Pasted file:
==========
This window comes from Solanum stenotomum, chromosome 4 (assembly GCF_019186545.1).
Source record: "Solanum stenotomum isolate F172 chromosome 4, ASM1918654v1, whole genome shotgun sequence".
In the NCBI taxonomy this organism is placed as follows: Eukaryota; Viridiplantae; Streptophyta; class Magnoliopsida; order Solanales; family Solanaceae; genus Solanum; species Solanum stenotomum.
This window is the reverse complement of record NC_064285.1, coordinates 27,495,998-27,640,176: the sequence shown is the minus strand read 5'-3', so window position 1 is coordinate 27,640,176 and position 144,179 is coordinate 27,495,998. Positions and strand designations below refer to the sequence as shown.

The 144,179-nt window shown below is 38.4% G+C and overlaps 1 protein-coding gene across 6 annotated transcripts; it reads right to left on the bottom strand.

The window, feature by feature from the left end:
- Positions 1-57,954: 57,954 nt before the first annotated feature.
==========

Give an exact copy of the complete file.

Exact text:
This window comes from Solanum stenotomum, chromosome 4 (assembly GCF_019186545.1).
Source record: "Solanum stenotomum isolate F172 chromosome 4, ASM1918654v1, whole genome shotgun sequence".
In the NCBI taxonomy this organism is placed as follows: Eukaryota; Viridiplantae; Streptophyta; class Magnoliopsida; order Solanales; family Solanaceae; genus Solanum; species Solanum stenotomum.
This window is the reverse complement of record NC_064285.1, coordinates 27,495,998-27,640,176: the sequence shown is the minus strand read 5'-3', so window position 1 is coordinate 27,640,176 and position 144,179 is coordinate 27,495,998. Positions and strand designations below refer to the sequence as shown.

The 144,179-nt window shown below is 38.4% G+C and overlaps 1 protein-coding gene across 6 annotated transcripts; it reads right to left on the bottom strand.

The window, feature by feature from the left end:
- Positions 1-57,954: 57,954 nt before the first annotated feature.